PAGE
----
Any pastor who reads this book somewhat regularly will be equipped to develop their own practice of preaching because the theology presented is so clear and Biblical. Any churchgoer will be helped by a greater understanding of their pastor’s calling and work.
John Stott was an English Anglican pastor, whose commentaries and books on preaching have been a help to many pastors. Although it’s not his best-known work on preaching, my recent read through The Preacher’s Portrait: Five New Testament Word Studies proved so encouraging that it’s squarely in my top-five list of books on preaching. Stott’s brief book covering New Testament word-pictures related to pastoral ministry is brief, Biblical, and powerfully and beautifully written. If there is a spectrum among books on preaching ranging between practical and theological, this work lands more toward the theological side, which the author acknowledges. But in the absence of practical help, the preacher is left with a deep conviction and clarity in regards to their work. Any pastor who reads this book somewhat regularly will be equipped to develop their own practice of preaching because the theology presented is so clear and Biblical. Any churchgoer will be helped by a greater understanding of their pastor’s calling and work.
Rather than a normal book review (here’s the short review: it’s great, you should read it!), I thought I’d share what I’m hoping to remember from the book, categorized under the book’s five word studies.
Steward. Reflecting on 1 Corinthians 4:1-2, Stott defines a steward as those the wealthy had “to manage their household affairs, property, farm or vineyard, accounts, and slaves.” (9) Tying into how easy it was for New Testament Christians to see the church as a household, especially because God was considered their corporate Father, the metaphor of steward was easily translatable to most early churches. Specifically, Paul sees preachers as stewards “of the mysteries of God,” another phrase needing definition: “…not a dark secret but something that we can only know because God has chosen to disclose it.” (12) Being a steward speaks to the preachers incentive, since we are “compelled to preach” as well as the message, since we have no freedom to determine or edit the message on our own. Good stewards must know their master’s message by heart but also have wisdom to bring that message to the household in the best way possible. Finally, the concept of steward underscores the preacher’s authority, which is entirely derived from the master of the house. It is true authority, but always indirect authority. Not only should we accept this, we should delight in it: “Christian preachers are most satisfied when they are eclipsed by the light that shines form the Scripture and when their voice is drowned out by the voice of God.” (19)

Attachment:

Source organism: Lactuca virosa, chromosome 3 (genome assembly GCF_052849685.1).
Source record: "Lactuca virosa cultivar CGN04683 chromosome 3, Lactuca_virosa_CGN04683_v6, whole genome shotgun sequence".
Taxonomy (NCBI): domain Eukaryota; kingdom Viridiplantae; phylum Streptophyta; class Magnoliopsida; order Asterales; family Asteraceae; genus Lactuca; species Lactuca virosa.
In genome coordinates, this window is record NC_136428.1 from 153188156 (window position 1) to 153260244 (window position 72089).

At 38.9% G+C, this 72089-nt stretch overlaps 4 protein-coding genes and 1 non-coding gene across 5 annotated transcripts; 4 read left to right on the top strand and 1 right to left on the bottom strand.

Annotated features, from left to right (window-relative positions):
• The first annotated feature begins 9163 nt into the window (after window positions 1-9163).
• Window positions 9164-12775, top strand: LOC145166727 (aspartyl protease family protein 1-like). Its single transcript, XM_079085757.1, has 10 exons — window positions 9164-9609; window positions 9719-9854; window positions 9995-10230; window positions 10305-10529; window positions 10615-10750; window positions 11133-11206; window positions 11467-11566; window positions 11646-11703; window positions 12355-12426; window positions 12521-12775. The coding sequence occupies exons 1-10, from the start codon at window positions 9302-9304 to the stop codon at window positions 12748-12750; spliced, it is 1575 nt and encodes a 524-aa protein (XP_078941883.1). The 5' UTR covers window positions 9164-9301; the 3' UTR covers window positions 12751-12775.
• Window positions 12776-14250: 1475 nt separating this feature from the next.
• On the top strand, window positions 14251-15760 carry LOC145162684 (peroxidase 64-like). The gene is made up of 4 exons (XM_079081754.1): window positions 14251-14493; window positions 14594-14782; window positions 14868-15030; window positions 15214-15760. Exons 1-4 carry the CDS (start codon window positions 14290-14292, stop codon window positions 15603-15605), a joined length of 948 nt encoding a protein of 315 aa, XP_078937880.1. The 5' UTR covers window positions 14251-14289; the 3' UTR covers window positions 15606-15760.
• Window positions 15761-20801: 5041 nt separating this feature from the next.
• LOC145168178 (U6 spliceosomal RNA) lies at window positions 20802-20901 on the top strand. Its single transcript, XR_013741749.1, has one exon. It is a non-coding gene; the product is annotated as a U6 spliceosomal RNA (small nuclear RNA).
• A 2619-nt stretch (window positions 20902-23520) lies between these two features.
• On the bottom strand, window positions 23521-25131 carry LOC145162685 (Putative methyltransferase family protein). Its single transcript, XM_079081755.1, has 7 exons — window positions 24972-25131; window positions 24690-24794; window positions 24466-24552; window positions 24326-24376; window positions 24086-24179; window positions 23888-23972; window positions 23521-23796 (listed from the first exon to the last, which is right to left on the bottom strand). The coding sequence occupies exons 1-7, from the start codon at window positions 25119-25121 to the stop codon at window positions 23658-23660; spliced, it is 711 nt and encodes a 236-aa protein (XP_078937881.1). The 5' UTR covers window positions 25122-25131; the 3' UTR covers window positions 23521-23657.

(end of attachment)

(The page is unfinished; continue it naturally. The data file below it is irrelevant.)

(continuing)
Herald. Reflecting on 2 Corinthians 5:18-21, Stott reminds the preacher that all of the Scripture’s metaphors for preaching are important and focusing too much on any one of them will lead to a disjointed ministry. He highlights the differences between a preacher and a herald in audience, message, emphasis on response, and the directness of a herald’s authority: “These preachers are heralds, and when they preach, Christ himself preaches peace through them.” (24) Like a steward, a herald’s message is constrained, as best shown by John the Baptist and the apostles, whose preaching was remarkably similar in preaching (1) the historical gospel, (2) a theological evaluation of those historical events and (3) a call to repent and believe. A herald-preacher could err by preaching only a small part of the message or otherwise failing to focus on the main message. The title of herald should remind the preacher that the message is from God himself, containing the work God has done to reconcile himself to his people. It should also remind us of the need to regularly appeal to people for a response beyond mere understanding; but just as proclamation should end in appeal, so an appeal is essentially unbiblical if not founded upon a proclamation.